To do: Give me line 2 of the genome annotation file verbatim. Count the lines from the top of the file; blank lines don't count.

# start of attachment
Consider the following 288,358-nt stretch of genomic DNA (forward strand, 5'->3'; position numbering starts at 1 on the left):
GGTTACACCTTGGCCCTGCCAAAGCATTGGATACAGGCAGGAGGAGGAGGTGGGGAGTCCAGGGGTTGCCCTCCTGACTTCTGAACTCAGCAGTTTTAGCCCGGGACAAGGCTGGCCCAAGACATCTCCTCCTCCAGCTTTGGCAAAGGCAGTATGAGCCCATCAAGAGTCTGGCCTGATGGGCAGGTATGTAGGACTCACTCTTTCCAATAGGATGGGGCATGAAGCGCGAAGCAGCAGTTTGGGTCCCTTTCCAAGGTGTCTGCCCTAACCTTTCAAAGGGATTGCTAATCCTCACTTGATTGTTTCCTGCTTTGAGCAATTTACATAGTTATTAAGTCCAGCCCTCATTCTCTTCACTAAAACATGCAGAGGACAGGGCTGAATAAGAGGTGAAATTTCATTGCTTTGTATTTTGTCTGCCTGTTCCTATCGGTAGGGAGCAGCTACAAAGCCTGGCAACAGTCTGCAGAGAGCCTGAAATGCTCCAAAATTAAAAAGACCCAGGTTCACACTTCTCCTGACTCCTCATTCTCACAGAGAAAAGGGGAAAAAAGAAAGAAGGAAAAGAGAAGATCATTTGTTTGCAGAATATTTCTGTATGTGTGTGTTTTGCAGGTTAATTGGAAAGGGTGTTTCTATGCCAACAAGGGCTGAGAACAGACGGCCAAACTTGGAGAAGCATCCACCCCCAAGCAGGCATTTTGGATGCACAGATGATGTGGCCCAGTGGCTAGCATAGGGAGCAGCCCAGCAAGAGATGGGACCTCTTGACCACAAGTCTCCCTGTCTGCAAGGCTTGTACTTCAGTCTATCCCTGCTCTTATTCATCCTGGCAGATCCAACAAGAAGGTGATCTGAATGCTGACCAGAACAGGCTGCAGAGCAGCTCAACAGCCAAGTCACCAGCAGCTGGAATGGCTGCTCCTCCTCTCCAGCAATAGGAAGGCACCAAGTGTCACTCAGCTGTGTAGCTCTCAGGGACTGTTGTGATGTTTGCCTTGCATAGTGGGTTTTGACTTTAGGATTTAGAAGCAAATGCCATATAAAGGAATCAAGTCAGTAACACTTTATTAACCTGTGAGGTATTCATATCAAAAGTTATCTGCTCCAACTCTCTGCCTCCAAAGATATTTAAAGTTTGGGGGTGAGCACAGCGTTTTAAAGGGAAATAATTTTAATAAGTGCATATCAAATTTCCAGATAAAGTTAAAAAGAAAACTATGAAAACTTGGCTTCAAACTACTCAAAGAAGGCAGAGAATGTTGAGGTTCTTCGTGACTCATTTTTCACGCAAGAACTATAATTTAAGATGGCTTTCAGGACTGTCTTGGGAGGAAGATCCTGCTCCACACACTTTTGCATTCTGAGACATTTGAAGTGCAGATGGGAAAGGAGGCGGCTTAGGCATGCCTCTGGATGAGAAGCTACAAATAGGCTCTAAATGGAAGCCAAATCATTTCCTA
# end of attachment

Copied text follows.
GGTTACACCTTGGCCCTGCCAAAGCATTGGATACAGGCAGGAGGAGGAGGTGGGGAGTCCAGGGGTTGCCCTCCTGACTTCTGAACTCAGCAGTTTTAGCCCGGGACAAGGCTGGCCCAAGACATCTCCTCCTCCAGCTTTGGCAAAGGCAGTATGAGCCCATCAAGAGTCTGGCCTGATGGGCAGGTATGTAGGACTCACTCTTTCCAATAGGATGGGGCATGAAGCGCGAAGCAGCAGTTTGGGTCCCTTTCCAAGGTGTCTGCCCTAACCTTTCAAAGGGATTGCTAATCCTCACTTGATTGTTTCCTGCTTTGAGCAATTTACATAGTTATTAAGTCCAGCCCTCATTCTCTTCACTAAAACATGCAGAGGACAGGGCTGAATAAGAGGTGAAATTTCATTGCTTTGTATTTTGTCTGCCTGTTCCTATCGGTAGGGAGCAGCTACAAAGCCTGGCAACAGTCTGCAGAGAGCCTGAAATGCTCCAAAATTAAAAAGACCCAGGTTCACACTTCTCCTGACTCCTCATTCTCACAGAGAAAAGGGGAAAAAAGAAAGAAGGAAAAGAGAAGATCATTTGTTTGCAGAATATTTCTGTATGTGTGTGTTTTGCAGGTTAATTGGAAAGGGTGTTTCTATGCCAACAAGGGCTGAGAACAGACGGCCAAACTTGGAGAAGCATCCACCCCCAAGCAGGCATTTTGGATGCACAGATGATGTGGCCCAGTGGCTAGCATAGGGAGCAGCCCAGCAAGAGATGGGACCTCTTGACCACAAGTCTCCCTGTCTGCAAGGCTTGTACTTCAGTCTATCCCTGCTCTTATTCATCCTGGCAGATCCAACAAGAAGGTGATCTGAATGCTGACCAGAACAGGCTGCAGAGCAGCTCAACAGCCAAGTCACCAGCAGCTGGAATGGCTGCTCCTCCTCTCCAGCAATAGGAAGGCACCAAGTGTCACTCAGCTGTGTAGCTCTCAGGGACTGTTGTGATGTTTGCCTTGCATAGTGGGTTTTGACTTTAGGATTTAGAAGCAAATGCCATATAAAGGAATCAAGTCAGTAACACTTTATTAACCTGTGAGGTATTCATATCAAAAGTTATCTGCTCCAACTCTCTGCCTCCAAAGATATTTAAAGTTTGGGGGTGAGCACAGCGTTTTAAAGGGAAATAATTTTAATAAGTGCATATCAAATTTCCAGATAAAGTTAAAAAGAAAACTATGAAAACTTGGCTTCAAACTACTCAAAGAAGGCAGAGAATGTTGAGGTTCTTCGTGACTCATTTTTCACGCAAGAACTATAATTTAAGATGGCTTTCAGGACTGTCTTGGGAGGAAGATCCTGCTCCACACACTTTTGCATTCTGAGACATTTGAAGTGCAGATGGGAAAGGAGGCGGCTTAGGCATGCCTCTGGATGAGAAGCTACAAATAGGCTCTAAATGGAAGCCAAATCATTTCCTA